Tyler Kent

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Tyler Gatewood Kent (24 March 1911 – 20 November 1988) was an American code-clerk at the American embassy in London who in 1940 "was caught with approximately 1,500 documents in his possession which had been copied or abstracted from highly secret communications passing through the embassy. A fervent anti-interventionist, Kent became convinced by what he saw coming across his desk that President Roosevelt was lying to the American people about commitments to Britain and other commitments relative to the war. He determined to collect the evidence – which included communications between Roosevelt and Winston Churchill (at a time when Churchill was merely First Lord of the Admiralty) – so that it could be presented to certain anti-interventionist senators and expose Roosevelt's secret operations to the light of day."[1]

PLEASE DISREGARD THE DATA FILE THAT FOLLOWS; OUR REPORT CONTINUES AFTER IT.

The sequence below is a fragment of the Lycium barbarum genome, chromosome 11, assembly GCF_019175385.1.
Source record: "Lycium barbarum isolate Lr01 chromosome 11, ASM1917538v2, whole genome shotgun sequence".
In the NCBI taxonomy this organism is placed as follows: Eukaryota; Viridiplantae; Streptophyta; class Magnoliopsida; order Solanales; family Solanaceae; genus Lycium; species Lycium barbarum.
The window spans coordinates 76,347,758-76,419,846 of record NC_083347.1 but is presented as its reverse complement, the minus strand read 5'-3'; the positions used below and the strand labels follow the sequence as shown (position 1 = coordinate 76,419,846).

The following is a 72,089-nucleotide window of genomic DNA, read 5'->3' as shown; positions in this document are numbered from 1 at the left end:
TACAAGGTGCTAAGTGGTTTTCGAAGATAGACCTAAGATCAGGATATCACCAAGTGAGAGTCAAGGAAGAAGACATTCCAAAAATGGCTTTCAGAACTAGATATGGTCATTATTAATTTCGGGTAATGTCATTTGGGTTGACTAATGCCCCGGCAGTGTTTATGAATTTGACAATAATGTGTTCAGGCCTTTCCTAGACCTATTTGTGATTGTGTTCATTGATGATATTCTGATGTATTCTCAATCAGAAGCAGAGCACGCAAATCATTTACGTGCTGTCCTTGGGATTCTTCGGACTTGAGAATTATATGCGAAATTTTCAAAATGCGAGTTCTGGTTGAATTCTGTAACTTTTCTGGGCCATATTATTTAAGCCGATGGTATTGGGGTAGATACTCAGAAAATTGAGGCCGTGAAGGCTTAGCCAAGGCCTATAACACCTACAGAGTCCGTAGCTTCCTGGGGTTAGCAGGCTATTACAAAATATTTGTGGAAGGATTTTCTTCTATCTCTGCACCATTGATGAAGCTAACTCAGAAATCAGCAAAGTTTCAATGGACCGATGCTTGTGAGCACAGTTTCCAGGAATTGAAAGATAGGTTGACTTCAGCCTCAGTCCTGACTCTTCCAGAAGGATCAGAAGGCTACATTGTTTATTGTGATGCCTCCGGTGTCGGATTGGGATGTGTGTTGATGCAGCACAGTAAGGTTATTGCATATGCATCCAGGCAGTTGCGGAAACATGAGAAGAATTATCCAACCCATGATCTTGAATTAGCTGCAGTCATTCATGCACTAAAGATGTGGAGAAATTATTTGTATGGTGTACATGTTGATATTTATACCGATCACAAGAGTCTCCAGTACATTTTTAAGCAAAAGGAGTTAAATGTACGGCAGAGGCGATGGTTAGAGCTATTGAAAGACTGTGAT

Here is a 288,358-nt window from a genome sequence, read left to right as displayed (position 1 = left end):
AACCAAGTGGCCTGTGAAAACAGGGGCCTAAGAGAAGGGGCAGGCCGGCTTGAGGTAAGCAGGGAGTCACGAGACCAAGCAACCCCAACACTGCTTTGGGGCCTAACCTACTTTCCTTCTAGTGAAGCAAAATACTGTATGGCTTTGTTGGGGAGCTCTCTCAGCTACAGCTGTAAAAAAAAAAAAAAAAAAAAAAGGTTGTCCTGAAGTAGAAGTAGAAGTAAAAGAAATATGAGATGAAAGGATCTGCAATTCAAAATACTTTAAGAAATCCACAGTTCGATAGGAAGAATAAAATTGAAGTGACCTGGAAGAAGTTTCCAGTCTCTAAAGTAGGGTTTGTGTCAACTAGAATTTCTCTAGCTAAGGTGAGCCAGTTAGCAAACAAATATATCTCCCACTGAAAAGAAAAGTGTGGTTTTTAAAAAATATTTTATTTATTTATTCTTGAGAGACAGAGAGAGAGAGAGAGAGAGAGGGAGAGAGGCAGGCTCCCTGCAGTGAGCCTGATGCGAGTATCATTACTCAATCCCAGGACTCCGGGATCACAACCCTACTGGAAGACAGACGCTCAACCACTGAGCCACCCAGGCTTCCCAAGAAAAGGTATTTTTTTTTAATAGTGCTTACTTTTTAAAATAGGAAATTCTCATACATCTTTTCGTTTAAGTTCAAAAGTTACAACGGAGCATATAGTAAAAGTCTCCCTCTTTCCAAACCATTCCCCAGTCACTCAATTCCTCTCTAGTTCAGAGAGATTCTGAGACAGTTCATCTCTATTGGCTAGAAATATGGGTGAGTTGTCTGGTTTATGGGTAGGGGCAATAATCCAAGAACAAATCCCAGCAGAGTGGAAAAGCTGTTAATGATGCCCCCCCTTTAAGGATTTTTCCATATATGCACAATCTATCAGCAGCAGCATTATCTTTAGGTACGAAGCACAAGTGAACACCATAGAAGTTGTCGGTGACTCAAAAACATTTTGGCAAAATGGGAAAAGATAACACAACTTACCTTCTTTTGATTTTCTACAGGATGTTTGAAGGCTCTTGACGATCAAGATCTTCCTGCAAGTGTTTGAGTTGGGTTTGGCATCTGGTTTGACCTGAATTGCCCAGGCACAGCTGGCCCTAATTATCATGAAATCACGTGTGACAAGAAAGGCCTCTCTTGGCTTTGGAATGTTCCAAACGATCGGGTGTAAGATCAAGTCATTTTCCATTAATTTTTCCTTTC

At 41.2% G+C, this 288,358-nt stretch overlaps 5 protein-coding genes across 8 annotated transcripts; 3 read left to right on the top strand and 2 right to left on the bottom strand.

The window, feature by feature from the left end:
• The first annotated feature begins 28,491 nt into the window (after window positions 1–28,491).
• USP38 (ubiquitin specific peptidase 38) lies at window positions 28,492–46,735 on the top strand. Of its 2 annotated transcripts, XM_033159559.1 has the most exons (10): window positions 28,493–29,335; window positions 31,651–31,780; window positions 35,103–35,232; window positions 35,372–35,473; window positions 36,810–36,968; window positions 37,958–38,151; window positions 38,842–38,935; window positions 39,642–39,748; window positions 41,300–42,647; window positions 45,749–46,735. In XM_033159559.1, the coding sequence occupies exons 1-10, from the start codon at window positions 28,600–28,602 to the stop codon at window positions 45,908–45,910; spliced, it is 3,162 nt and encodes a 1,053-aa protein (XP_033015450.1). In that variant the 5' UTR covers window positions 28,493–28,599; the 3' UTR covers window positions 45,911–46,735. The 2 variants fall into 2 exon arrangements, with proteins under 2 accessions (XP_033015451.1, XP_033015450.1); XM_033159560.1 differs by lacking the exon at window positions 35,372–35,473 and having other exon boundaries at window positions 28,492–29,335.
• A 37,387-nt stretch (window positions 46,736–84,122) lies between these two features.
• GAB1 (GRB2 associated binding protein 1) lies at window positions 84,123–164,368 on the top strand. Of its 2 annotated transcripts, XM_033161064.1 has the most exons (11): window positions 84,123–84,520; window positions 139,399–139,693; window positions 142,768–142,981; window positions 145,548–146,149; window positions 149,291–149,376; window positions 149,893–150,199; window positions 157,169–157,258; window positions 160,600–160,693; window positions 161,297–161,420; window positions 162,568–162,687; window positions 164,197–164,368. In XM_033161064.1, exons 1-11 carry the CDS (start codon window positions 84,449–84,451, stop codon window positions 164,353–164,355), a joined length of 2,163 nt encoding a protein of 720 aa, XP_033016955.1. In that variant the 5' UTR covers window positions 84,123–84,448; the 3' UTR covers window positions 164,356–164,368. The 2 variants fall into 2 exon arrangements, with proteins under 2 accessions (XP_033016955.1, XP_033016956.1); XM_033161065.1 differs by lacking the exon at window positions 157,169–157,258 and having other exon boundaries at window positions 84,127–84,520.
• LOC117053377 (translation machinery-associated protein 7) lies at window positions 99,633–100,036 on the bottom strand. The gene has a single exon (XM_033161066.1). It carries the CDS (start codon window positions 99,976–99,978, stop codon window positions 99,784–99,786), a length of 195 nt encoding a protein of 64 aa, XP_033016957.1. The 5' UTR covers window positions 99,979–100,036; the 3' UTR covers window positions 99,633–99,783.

Despite his diplomatic immunity, Kent was sentenced to seven years in prison, but was released and returned to the United States after serving five.

"If Tyler Kent had somehow succeeded in making public his collection of intercepted documentary evidence, he would have unleashed an enormous public outcry for President Roosevelt's removal from office. At the very least he would have temporarily halted Roosevelt's campaign to get America into war. Roosevelt might well have been so discredited that Wendell Willkie would have defeated him in the 1940 presidential election. It is difficult to say whether the Kent disclosures would have been enough to bring about Roosevelt's impeachment. Certainly the documents provide proof of criminal activity sufficient to warrant removal from office. Congress would have been virtually compelled to begin at least preliminary impeachment proceedings. This much can be said with certainty: disclosure of the Kent documents would have dealt a powerful blow to Roosevelt's prestige and credibility. Tyler Kent might then have significantly altered the course of American and world history."[2]

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